US Debt Clock

Check out this website. It shows real-time, updated numbers for a multitude of various aspects of the economy. Moving the mouse over each topic provides a brief explanation of how that particular number is calculated, as well as the source of the numbers. A few of the numbers that stick out to me are the total debt per family ($690,000+) and the income per family ($62,000+). Another interesting number is the total assets per citizen, valued at around $234,000+. One caveat: many of these numbers come from Congressional Budget Office, which as we've discussed in class, is required to state the numbers based solely on the face value of written legislation and not necessarily on what ends up actually happening.

More Sports Economics... How Much are You Willing to Pay?

Continuing on with some more sport economics, this article explains the prices paid by the public when a team stadium is introduced and subsidized by the city. I found it very interesting that so many stadiums have been built in the last 20 years. On average, over half of the teams in the MLB, NFL, and NBA have received new stadiums. The argument is about whether these stadiums should be subsidized by the public, for private gains. Some economists argue that it hurts the local economy by lowering personal income. Others say that it is increasing the worth of the city and providing positive economic leisure benefits. I agree that stadiums are an important part of a local economy. Everyone here in Utah knows what the Delta Center is even if they don’t follow sports at all. The problem with subsidies is if a team happens to relocate and the public is left with the tab. This article about the Astrodome provides more information on the downside of stadium subsidies.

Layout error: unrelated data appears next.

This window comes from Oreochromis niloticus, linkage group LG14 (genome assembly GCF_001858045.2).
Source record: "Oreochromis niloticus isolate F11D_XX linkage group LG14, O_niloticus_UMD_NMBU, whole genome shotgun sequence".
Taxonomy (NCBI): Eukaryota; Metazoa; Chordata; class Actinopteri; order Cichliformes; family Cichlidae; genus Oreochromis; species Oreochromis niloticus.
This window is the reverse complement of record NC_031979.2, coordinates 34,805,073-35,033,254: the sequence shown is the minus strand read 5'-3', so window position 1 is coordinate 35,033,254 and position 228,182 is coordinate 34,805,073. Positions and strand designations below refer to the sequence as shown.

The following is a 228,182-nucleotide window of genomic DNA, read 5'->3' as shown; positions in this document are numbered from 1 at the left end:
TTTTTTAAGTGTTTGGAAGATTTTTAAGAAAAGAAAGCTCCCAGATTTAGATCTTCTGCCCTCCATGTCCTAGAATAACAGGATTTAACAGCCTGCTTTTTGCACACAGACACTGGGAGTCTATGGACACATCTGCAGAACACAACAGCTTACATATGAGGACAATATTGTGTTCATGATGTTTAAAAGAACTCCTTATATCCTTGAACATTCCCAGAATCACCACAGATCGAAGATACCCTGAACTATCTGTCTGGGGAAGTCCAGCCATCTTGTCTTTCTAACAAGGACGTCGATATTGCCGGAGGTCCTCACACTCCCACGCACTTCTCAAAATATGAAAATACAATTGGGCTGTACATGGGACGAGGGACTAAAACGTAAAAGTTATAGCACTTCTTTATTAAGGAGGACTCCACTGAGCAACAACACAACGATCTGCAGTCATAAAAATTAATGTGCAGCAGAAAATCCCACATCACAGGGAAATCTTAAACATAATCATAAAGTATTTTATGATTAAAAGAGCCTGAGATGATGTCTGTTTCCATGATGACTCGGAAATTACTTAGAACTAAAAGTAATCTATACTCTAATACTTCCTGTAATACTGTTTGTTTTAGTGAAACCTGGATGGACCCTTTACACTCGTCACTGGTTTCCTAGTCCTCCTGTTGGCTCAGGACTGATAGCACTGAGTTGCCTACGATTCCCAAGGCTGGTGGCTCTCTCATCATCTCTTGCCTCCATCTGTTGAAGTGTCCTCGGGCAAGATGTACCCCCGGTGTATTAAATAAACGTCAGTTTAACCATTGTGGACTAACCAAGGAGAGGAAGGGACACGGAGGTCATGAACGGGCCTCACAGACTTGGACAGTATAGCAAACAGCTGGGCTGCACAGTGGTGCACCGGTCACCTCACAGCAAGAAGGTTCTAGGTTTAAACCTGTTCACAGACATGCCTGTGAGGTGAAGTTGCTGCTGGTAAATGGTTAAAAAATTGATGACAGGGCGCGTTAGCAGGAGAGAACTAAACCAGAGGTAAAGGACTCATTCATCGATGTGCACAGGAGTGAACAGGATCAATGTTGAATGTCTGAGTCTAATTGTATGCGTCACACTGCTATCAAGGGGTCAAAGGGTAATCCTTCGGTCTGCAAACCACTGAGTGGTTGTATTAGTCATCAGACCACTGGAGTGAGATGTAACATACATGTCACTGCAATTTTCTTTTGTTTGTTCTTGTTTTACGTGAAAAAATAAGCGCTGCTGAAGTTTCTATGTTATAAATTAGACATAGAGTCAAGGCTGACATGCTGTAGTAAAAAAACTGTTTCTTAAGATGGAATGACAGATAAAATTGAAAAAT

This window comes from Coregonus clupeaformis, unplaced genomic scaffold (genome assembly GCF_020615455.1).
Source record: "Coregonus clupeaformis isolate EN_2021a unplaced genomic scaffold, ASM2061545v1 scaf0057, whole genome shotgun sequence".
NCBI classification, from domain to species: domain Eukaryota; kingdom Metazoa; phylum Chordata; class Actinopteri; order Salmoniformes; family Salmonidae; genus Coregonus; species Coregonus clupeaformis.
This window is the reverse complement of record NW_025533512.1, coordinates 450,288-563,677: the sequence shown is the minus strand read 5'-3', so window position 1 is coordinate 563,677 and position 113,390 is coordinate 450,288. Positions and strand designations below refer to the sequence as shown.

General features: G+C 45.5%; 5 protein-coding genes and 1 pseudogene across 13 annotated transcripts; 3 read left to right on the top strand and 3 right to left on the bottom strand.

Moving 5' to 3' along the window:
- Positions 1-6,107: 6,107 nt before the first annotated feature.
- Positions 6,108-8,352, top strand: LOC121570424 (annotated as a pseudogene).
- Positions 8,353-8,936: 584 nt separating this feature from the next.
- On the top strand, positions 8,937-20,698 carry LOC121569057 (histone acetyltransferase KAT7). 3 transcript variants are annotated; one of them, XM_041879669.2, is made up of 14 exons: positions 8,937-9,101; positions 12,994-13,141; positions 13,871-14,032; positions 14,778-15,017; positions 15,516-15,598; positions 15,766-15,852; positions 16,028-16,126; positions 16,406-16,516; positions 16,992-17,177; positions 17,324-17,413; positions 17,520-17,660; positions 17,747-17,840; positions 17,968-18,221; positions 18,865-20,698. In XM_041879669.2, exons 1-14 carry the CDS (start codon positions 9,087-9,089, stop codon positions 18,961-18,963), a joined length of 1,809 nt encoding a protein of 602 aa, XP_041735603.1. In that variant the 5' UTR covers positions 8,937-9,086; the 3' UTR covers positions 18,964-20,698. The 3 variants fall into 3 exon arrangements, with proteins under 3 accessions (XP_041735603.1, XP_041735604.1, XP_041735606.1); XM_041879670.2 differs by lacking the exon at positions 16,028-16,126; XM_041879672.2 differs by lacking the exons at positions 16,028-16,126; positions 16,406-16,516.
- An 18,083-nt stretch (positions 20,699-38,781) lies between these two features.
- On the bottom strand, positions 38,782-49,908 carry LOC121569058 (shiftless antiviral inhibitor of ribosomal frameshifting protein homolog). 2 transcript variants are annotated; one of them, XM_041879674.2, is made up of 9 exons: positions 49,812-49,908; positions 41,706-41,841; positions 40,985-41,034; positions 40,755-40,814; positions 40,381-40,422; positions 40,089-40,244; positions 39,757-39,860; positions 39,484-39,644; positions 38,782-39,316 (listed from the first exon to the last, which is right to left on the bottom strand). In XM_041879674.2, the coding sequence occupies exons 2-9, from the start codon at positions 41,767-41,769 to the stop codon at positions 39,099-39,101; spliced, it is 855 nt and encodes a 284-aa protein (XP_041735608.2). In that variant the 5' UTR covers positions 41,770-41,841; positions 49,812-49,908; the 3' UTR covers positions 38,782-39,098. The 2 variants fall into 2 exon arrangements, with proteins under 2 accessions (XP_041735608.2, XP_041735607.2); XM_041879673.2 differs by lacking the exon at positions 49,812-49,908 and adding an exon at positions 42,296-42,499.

Whose fault is it anyway?

This is an interesting blog post in BizTimes.com, a Wisconsin-based newspaper. The article discusses the common perception that insurance companies are to blame for the current health care crisis. The author lists several reasons why insurance companies are not to blame. First-health insurers were already in favor of reform to require insurance companies to enroll anyone-regardless of preexisting conditions. Second-health insurance companies were also in favor of place limits of what they can charge for elderly premiums. Third-insurance providers are businesses, trying to maximize their earnings. To victimize them is childish and shows a lack of understanding of financial institutions. While it's true that a reform was needed (although certainly not a complete overhaul), demonizing a for-profit company is ludicrous.

Houston: We Have a Problem

Initially, when I first heard reports of Obama planning to cancel part of the NASA program, I was annoyed and wished he would keep his hand out of things. However, after delving more in depth into what he envisions happening, it may be one of the few things I agree with. The New York Times reports that only certain parts of the global-leading program will be cancelled. Constellation, the program geared to developing a new rocket to replace the Space Shuttle, is to be phased out, while $18 billion annually will be budgeted to develop new space technologies. The major part of the program that I agree with is that taxiing humans to and from space will now be head by private companies, which should increase efficiency and reduce wasteful spending. Seeing this makes me wonder why Obama wouldn't think of privatizing Social Security, Medicaid, or some of the other bulky programs to save money and increase efficacy.


The Oil-pocalypse